Nuclear fusion milestone creates "burning plasma" for the first time
For the prospect of limitless, clean energy produced through nuclear fusion to become a reality, scientists need the reactions at the heart of the technology to become self-sustaining, and newly published research has edged them closer to that goal. Scientists using a high-powered laser at the National Ignition Facility in the US have achieved "burning plasma" for the first time, demonstrating for a fleeting moment how the fuel can provide much of the heat needed to keep the reactions going.
Scientists have been pursuing nuclear fusion technology at the National Ignition Facility since it came online in 2009, using 192 lasers housed inside a 10-story building to deliver 1.9 megajoules of ultraviolet energy onto a fuel capsule roughly the size of a ball bearing. This creates tremendous pressure and temperature that causes separate atoms to fuse into helium, a reaction that releases vast amount of energy.
This mimics the reactions that take place inside the Sun, but the trouble is creating them here on Earth requires huge amounts of energy to initiate the process. The overarching objective in this field is to have the fusion reactions become the primary source of heat instead, creating a self-sustaining form of nuclear fusion and ongoing energy production.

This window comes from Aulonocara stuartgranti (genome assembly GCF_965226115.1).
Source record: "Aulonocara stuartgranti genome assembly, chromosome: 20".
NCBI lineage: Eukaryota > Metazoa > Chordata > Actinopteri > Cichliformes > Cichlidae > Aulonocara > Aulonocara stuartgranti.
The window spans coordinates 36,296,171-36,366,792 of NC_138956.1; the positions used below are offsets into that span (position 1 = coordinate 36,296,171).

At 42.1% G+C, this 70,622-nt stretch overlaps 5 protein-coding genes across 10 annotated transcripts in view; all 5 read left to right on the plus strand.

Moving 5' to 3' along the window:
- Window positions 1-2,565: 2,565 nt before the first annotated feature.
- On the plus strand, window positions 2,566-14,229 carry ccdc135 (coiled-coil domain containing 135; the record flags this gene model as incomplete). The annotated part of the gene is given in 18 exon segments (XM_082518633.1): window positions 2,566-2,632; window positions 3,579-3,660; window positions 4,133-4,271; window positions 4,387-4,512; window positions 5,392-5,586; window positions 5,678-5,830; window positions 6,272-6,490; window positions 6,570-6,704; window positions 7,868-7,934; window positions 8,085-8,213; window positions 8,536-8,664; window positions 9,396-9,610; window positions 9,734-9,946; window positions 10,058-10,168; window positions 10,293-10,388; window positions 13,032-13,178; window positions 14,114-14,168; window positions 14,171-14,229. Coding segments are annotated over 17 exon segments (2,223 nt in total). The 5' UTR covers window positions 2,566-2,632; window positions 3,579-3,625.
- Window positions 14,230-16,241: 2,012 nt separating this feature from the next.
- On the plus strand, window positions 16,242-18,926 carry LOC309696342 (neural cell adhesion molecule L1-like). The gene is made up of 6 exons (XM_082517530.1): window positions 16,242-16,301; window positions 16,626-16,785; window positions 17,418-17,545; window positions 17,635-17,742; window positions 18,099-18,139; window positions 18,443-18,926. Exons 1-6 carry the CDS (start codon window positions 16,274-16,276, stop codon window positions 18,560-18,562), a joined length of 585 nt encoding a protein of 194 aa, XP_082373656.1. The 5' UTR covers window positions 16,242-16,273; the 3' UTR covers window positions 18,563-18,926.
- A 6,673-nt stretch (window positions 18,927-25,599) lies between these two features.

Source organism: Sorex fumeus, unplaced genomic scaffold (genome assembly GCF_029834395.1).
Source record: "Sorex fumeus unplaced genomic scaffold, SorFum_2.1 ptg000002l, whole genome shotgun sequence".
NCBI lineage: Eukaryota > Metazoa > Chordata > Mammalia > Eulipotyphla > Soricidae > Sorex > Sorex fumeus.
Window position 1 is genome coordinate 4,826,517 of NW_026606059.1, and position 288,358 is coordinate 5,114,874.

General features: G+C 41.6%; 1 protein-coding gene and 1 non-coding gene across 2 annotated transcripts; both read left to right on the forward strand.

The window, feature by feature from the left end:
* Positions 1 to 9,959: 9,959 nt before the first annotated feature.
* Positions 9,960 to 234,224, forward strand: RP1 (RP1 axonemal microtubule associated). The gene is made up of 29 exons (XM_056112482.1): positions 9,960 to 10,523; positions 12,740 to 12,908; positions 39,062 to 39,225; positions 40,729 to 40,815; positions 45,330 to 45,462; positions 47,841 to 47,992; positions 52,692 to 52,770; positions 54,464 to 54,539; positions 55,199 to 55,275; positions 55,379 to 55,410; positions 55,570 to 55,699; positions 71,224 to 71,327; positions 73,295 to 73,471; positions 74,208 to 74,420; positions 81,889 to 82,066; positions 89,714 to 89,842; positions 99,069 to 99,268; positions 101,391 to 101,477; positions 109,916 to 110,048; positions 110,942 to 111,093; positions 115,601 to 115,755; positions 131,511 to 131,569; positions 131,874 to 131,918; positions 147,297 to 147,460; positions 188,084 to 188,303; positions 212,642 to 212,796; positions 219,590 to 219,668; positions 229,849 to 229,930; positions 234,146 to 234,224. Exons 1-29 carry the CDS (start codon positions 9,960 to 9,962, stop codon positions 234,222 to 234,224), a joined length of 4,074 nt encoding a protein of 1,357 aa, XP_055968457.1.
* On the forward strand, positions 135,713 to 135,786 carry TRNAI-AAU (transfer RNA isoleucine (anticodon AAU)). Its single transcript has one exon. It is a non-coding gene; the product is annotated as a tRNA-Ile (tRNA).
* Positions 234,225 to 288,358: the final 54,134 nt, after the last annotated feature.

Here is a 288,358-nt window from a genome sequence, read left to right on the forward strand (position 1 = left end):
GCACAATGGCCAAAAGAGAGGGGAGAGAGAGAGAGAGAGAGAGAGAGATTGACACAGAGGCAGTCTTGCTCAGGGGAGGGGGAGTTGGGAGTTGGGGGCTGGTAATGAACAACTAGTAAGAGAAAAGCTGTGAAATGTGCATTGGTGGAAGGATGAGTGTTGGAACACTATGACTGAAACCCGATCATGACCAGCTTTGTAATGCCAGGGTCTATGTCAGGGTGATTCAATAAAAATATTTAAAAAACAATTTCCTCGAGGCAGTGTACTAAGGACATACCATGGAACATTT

The results of experiments undertaken at the National Ignition Facility in November 2020 and February 2021 confirm small but critical steps toward this aim. The scientists made a few tweaks to the setup that included scaling up the amount of laser energy focused on the fuel, while changing the geometry of the target and the way energy is transferred between the laser beams. The result of this was a novel way to control the implosion process that compresses and heats the fuel, enabling the creation of self-heating plasma.
“In these experiments we achieved, for the first time in any fusion research facility, a burning plasma state where more fusion energy is emitted from the fuel than was required to initiate the fusion reactions, or the amount of work done on the fuel,” said lead author Annie Kritcher.
Though the lifetime of the plasma was measured in just nanoseconds, the achievement of burning plasma is a step toward nuclear ignition, where the process continues to fuel itself to produce energy. That reality is likely still decades away, but the scientists see these short-lived snippets of self-heating plasma as an important proof-of-concept.
“Fusion experiments over decades have produced fusion reactions using large amounts of ‘external’ heating to get the plasma hot," said lead author Alex Zylstra. "Now, for the first time, we have a system where the fusion itself is providing most of the heating. This is a key milestone on the way to even higher levels of fusion performance.”
The research was published in the journal Nature.